Yes, although practicality is more difficult to gauge on an unbuilt gun, that is what I am aiming for with this design. It takes many of the technologies that have been developed in past years and puts them all together in a battle-practical configuration.

Drenchenator has also recently developed a new trigger that I would like to add onto mine when I build it.




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isoaker
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Post by isoaker » Sat Sep 15, 2007 9:54 am

I don't quite recommend using Drenchenator's trigger unless you're willing to make changes to it. Use of the cylinder as the moving shaft is not good as it can rotate; it also is more limiting regarding how large a hole can be drilled to allow water to flow through. If a cylinder is going to be used as the gate, it should have a diameter much larger than the water flow pipe such that the drilled hole can have the same internal diameter as the water flow pipe. A better alternative would be to use a rectangular piston with the hole cut through it as it solves both the rotation problem as well as allowing larger holes to be drilled without over-compromising the strength of the piston.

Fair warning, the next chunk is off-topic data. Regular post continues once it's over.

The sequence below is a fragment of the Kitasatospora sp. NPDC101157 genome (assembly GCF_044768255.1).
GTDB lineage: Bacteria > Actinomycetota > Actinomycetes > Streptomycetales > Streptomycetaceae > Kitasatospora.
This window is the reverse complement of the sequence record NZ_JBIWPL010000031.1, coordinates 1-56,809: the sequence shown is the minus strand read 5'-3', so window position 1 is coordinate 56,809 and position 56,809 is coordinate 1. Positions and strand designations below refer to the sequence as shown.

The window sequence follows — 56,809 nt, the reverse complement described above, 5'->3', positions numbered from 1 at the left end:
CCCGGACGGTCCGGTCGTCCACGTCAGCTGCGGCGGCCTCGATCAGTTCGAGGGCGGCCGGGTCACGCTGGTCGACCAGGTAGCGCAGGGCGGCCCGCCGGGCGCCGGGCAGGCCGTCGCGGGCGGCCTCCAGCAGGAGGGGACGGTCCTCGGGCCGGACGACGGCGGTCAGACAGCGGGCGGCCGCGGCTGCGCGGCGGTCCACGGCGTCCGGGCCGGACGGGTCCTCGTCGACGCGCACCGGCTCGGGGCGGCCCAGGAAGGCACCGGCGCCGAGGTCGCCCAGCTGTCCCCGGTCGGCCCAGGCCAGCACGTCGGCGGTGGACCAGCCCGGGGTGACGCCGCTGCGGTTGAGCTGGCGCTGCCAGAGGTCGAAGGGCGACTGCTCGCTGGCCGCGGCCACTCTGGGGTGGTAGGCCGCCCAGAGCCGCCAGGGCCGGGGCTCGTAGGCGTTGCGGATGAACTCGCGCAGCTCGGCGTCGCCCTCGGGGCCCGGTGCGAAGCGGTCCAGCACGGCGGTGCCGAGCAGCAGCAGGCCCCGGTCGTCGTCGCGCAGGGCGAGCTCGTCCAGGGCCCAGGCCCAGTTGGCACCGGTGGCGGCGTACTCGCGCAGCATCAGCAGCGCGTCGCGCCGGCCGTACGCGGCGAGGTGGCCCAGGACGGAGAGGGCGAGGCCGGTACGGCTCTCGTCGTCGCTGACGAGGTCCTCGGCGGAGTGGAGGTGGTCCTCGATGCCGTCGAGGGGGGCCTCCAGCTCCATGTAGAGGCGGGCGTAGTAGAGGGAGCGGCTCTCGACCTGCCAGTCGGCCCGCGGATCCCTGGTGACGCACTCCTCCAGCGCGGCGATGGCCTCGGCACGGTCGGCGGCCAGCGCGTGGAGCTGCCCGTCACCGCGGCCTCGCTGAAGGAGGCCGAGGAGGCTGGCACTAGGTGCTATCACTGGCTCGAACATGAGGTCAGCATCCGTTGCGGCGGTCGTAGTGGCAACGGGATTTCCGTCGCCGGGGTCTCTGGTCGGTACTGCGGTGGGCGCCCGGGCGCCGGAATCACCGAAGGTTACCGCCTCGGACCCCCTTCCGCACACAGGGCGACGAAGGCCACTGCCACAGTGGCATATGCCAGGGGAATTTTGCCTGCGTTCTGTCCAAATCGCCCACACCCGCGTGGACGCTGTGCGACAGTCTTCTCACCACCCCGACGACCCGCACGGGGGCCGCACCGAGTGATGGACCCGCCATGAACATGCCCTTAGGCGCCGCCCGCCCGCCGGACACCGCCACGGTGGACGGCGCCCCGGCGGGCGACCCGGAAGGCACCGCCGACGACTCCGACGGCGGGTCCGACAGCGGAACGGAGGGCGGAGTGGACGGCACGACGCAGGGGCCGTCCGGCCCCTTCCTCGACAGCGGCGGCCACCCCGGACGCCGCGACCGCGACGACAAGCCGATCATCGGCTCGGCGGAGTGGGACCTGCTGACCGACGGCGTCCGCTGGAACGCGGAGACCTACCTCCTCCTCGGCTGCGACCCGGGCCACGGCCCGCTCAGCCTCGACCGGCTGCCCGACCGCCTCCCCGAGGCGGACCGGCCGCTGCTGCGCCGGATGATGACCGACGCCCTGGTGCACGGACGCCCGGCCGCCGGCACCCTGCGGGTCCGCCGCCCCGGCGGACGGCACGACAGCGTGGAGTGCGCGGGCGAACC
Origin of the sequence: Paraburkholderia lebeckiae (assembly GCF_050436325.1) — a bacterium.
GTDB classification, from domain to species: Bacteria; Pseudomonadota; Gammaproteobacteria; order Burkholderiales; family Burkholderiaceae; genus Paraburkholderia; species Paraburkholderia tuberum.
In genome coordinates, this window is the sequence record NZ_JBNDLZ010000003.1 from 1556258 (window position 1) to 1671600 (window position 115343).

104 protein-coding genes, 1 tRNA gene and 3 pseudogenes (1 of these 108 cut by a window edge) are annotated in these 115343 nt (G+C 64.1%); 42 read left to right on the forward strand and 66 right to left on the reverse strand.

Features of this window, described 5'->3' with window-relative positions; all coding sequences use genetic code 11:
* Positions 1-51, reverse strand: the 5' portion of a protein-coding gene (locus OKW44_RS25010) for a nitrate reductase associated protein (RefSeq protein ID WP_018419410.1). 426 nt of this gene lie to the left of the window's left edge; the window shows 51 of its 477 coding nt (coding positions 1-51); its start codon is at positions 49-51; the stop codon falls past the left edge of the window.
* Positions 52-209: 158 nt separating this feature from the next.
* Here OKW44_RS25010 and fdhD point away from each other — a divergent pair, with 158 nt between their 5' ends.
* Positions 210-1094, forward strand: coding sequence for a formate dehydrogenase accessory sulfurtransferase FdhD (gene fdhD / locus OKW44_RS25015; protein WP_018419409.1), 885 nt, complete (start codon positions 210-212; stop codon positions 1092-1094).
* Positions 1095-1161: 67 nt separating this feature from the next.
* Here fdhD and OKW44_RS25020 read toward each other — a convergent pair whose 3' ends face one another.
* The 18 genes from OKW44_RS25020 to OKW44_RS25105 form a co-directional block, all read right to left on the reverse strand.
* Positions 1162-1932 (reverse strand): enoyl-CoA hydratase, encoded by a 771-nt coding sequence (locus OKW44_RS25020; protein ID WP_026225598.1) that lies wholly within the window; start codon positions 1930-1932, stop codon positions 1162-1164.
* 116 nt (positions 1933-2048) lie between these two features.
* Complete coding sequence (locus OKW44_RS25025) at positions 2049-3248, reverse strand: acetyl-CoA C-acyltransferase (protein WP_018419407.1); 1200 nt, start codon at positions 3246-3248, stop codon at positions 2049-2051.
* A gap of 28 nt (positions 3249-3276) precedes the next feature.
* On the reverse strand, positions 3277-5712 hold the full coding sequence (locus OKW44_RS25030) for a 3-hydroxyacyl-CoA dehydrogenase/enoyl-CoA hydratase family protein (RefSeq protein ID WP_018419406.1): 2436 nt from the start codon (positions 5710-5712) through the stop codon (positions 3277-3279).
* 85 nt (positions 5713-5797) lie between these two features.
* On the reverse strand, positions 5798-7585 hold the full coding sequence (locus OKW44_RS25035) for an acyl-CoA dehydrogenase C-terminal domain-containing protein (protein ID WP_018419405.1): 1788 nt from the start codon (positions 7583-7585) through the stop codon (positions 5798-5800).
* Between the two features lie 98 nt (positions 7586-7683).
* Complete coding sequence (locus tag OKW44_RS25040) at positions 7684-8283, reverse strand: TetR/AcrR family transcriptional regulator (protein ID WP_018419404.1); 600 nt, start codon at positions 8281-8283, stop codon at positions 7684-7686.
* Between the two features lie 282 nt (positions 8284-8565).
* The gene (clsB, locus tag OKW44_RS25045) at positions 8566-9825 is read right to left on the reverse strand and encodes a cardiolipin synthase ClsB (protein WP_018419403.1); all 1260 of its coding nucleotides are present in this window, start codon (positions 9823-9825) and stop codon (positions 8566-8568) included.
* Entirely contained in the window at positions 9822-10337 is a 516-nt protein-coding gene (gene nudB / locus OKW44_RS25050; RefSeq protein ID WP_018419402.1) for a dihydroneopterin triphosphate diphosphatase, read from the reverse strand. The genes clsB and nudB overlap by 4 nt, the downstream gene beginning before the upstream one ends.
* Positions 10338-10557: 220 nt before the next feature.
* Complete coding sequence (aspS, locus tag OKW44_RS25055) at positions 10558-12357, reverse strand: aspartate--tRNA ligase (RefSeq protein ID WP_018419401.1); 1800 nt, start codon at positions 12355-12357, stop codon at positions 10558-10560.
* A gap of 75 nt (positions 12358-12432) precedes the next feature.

As for my tubing suggestion, see image below:
Image

This would shortened the distance from the reservoir to the pump as well as strengthen the frame. Of course, it requires more T-connections as well as plugging some pipes internally.

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Post by Drenchenator » Sat Sep 15, 2007 10:57 am

I don't quite recommend using Drenchenator's trigger unless you're willing to make changes to it. Use of the cylinder as the moving shaft is not good as it can rotate; it also is more limiting regarding how large a hole can be drilled to allow water to flow through. If a cylinder is going to be used as the gate, it should have a diameter much larger than the water flow pipe such that the drilled hole can have the same internal diameter as the water flow pipe. A better alternative would be to use a rectangular piston with the hole cut through it as it solves both the rotation problem as well as allowing larger holes to be drilled without over-compromising the strength of the piston.

First, it is a valve. Trigger mechanism was not built yet. Secondly, please read the topic or this post. The cylinder can't rotate because it has guides that limit its motion to only vertical motion.

The valve is limiting in that the hole can't be as wide as the pipe. But given that is closes automatically, opens quickly, and offers completely linear flow, a small reduction in flow is worth it. If you really are worried about flow, just use a ball valve. They perform the best anyway. In the end, most people don't use the pipe's diameter as the nozzle size anyway. As long as a nozzle is attached, the valve offers more cross section area than the nozzle does.